Capcom, the publisher behind Resident Evil, Devil May Cry and Monster Hunter, recently came under fire from the community when the company quietly implemented anti-mod DRM called Enigma Protector into its older games, essentially blocking players from using mods or cheat engines. Now, angry players are pushing back against the anti-mod DRM as several games from the publisher are being review-bombed on Steam.
Players first noticed the DRM software with Resident Evil Revelations on PC, which disabled the ability to use mods or cheat engines of any kind despite being a single-player game. Some users even claimed that the software was crippling the game’s performance, though there hasn’t been enough evidence yet to draw a conclusion. Players also claimed that Enigma Protector was silently added to other Capcom games too.
In retaliation, players have review-bombed several Capcom-published games on Steam including Monster Hunter World: Iceborne, Monster Hunter Rise: Sunbreak, Resident Evil Village, Marvel vs. Capcom Infinite, Street Fighter 5 and many others, some even going as far back as Lost Planet 3 from 2013.
“Negative review due to the addition of DRM, not only to this game, but others as well, including single-player titles that don’t need it. This negatively impacts performance and causes issues,” wrote one reviewer on Monster Hunter Rise: Sunbreak. “Do not recommend a game from a company who adds an awful path as DRM Enigma Protector,” wrote another user.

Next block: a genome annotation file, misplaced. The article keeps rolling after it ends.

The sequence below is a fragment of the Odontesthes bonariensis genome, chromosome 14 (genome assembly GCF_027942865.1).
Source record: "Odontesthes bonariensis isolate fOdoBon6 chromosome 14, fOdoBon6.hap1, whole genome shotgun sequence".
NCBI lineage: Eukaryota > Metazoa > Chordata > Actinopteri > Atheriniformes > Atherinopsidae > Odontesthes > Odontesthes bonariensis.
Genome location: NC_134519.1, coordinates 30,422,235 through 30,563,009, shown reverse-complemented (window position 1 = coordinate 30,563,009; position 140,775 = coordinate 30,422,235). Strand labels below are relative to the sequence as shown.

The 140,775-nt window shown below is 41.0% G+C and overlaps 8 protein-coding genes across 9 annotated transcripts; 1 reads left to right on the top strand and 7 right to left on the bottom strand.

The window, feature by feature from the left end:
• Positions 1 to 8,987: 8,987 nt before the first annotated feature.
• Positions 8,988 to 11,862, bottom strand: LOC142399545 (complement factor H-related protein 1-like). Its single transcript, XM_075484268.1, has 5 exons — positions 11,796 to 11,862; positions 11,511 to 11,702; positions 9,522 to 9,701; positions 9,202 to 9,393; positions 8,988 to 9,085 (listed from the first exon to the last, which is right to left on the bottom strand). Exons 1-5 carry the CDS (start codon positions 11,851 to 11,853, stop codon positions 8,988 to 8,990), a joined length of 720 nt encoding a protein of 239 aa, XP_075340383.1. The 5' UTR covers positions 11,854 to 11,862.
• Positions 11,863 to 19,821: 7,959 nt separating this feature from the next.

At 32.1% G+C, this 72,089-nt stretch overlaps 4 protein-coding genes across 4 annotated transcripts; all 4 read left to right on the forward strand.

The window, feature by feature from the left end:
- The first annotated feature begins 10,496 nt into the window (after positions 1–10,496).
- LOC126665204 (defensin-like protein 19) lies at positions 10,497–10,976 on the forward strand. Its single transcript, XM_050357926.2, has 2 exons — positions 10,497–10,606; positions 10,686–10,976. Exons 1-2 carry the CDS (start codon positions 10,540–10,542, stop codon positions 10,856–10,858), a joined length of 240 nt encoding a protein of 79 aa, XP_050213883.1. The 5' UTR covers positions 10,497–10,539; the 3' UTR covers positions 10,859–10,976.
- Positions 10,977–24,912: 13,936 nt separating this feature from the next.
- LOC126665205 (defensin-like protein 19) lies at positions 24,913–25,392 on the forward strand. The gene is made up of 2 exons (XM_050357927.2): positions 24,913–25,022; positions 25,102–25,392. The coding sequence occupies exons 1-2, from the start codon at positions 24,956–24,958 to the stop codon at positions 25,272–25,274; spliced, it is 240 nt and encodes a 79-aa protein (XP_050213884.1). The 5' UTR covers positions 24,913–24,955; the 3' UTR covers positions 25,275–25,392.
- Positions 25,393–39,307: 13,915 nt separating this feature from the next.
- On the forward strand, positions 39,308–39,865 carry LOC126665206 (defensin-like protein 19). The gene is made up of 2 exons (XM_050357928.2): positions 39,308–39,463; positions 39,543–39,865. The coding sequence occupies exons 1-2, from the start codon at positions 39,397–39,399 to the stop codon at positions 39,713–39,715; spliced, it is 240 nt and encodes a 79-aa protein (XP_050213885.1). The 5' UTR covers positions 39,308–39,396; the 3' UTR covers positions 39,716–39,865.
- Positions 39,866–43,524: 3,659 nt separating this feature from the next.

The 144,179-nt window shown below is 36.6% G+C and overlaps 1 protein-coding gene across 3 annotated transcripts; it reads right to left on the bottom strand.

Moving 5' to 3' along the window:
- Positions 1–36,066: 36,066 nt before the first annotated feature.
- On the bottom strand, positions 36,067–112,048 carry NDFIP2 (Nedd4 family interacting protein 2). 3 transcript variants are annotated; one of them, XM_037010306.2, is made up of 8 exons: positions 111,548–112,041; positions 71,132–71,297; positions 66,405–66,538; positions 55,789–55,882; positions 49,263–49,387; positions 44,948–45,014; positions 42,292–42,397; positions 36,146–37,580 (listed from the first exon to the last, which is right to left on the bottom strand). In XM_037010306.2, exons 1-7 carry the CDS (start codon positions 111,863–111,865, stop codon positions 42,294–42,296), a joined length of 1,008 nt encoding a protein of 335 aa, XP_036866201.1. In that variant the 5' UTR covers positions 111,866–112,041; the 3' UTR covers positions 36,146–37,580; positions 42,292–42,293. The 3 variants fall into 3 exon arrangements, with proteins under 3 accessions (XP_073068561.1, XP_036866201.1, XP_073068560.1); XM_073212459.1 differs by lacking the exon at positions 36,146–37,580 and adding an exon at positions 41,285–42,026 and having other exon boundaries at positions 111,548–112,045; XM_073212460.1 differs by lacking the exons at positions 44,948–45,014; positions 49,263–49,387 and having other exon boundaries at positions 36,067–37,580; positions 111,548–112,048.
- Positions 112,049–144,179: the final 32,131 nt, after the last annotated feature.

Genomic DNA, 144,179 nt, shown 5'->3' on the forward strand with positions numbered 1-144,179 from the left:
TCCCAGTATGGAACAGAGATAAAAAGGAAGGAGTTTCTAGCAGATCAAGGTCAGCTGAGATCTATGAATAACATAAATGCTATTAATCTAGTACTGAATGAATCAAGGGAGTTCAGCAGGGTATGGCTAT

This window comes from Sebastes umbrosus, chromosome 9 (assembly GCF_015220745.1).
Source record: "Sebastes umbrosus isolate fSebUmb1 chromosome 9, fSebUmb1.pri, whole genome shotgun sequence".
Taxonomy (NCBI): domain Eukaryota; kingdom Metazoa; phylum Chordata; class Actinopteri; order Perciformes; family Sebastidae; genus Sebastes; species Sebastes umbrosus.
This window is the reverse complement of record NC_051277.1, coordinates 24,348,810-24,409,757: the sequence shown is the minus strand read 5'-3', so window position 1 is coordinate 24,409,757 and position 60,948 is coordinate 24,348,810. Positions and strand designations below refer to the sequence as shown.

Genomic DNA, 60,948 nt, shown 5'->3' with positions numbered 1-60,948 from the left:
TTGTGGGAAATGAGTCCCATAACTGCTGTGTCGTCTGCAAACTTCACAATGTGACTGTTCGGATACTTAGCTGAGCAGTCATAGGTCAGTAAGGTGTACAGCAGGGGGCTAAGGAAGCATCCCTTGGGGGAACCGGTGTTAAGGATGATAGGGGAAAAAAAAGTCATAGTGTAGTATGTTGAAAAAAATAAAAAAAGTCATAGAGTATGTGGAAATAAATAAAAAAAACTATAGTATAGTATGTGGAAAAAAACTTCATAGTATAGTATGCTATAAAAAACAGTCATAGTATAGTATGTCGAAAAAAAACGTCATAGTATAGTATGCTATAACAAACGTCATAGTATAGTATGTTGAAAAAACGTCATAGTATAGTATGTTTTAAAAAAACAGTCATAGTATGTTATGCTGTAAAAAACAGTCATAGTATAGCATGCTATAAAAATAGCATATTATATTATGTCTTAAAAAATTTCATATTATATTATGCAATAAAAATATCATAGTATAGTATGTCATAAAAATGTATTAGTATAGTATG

It’s understandable why Capcom might feel strongly about mods being used in its games, especially since the incident involving a nude Chun-Li mod being used in a livestreamed Street Fighter 6 tournament spurred the publisher on to make these divisive changes. Unfortunately, after Capcom stated that mods are “no different than cheating”, it upset a lot of players who felt that mods, when used to enhance a game and fix bugs that were overlooked by the developer, actually improved the experiences.
Capcom has yet to address the review-bombing situation or the anti-mod DRM software.